Lawyers for the four defendants could not immediately be identified.
The Oath Keepers, the Three Percenters, and the Proud Boys, a male-chauvinist group with ties to white nationalism, have drawn particular attention from FBI agents investigating the attack on Congress, as they work to determine whether those groups organized or directed the violence to block certification of President-elect Joe Biden’s election victory. Officials have said the Proud Boys in particular are an important focus of the FBI investigation.
Still, a report by AP‘s Lolita Baldor (“FBI vetting Guard troops in DC amid fears of insider attack“) points to the complexity of identifying the players.
U.S. defense officials say they are worried about an insider attack or other threat from service members involved in securing President-elect Joe Biden’s inauguration, prompting the FBI to vet all of the 25,000 National Guard troops coming into Washington for the event.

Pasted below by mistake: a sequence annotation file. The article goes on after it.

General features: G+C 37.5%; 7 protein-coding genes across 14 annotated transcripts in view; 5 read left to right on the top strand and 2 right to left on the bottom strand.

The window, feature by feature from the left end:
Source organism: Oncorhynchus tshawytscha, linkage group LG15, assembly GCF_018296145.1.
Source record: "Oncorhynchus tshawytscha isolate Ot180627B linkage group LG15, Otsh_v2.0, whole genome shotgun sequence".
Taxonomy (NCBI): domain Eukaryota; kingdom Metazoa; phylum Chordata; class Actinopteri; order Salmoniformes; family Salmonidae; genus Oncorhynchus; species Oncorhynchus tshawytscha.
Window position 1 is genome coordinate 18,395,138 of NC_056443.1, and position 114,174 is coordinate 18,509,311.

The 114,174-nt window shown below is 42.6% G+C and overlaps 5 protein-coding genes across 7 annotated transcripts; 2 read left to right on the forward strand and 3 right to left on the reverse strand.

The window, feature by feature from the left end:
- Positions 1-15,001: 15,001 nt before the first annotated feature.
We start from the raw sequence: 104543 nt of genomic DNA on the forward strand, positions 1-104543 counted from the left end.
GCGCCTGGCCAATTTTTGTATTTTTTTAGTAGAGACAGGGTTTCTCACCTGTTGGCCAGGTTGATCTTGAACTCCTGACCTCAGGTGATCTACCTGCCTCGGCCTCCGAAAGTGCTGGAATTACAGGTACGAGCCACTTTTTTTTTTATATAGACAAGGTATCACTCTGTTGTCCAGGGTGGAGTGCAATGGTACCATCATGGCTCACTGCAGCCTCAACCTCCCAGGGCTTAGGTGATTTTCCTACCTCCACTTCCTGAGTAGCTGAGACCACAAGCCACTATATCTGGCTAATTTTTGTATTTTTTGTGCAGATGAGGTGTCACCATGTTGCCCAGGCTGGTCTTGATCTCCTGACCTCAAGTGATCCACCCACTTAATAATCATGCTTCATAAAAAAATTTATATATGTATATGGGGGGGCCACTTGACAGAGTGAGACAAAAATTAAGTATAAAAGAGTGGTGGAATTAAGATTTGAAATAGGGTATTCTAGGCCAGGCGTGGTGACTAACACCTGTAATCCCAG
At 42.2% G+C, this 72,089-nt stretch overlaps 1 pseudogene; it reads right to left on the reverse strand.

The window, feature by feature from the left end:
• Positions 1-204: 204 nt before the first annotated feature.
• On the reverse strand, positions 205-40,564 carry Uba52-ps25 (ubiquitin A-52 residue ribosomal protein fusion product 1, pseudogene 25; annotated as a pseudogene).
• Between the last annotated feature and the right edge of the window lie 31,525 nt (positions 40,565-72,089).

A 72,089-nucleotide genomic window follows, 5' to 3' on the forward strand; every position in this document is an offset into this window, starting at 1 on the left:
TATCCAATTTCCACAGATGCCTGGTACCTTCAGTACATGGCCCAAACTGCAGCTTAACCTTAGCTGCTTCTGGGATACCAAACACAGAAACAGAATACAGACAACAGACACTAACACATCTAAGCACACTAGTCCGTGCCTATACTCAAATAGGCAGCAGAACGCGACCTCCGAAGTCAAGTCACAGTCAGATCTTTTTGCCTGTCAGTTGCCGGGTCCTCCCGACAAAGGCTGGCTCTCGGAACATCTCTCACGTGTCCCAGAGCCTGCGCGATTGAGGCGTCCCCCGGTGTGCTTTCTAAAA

The massive undertaking reflects the extraordinary security concerns that have gripped Washington following the deadly Jan. 6 insurrection at the U.S. Capitol by pro-Trump rioters. And it underscores fears that some of the very people assigned to protect the city over the next several days could present a threat to the incoming president and other VIPs in attendance.
Army Secretary Ryan McCarthy told The Associated Press on Sunday that officials are conscious of the potential threat, and he warned commanders to be on the lookout for any problems within their ranks as the inauguration approaches. So far, however, he and other leaders say they have seen no evidence of any threats, and officials said the vetting hadn’t flagged any issues that they were aware of.
“We’re continually going through the process, and taking second, third looks at every one of the individuals assigned to this operation,” McCarthy said in an interview after he and other military leaders went through an exhaustive, three-hour security drill in preparation for Wednesday’s inauguration. He said Guard members are also getting training on how to identify potential insider threats.
About 25,000 members of the National Guard are streaming into Washington from across the country — at least two and a half times the number for previous inaugurals. And while the military routinely reviews service members for extremist connections, the FBI screening is in addition to any previous monitoring.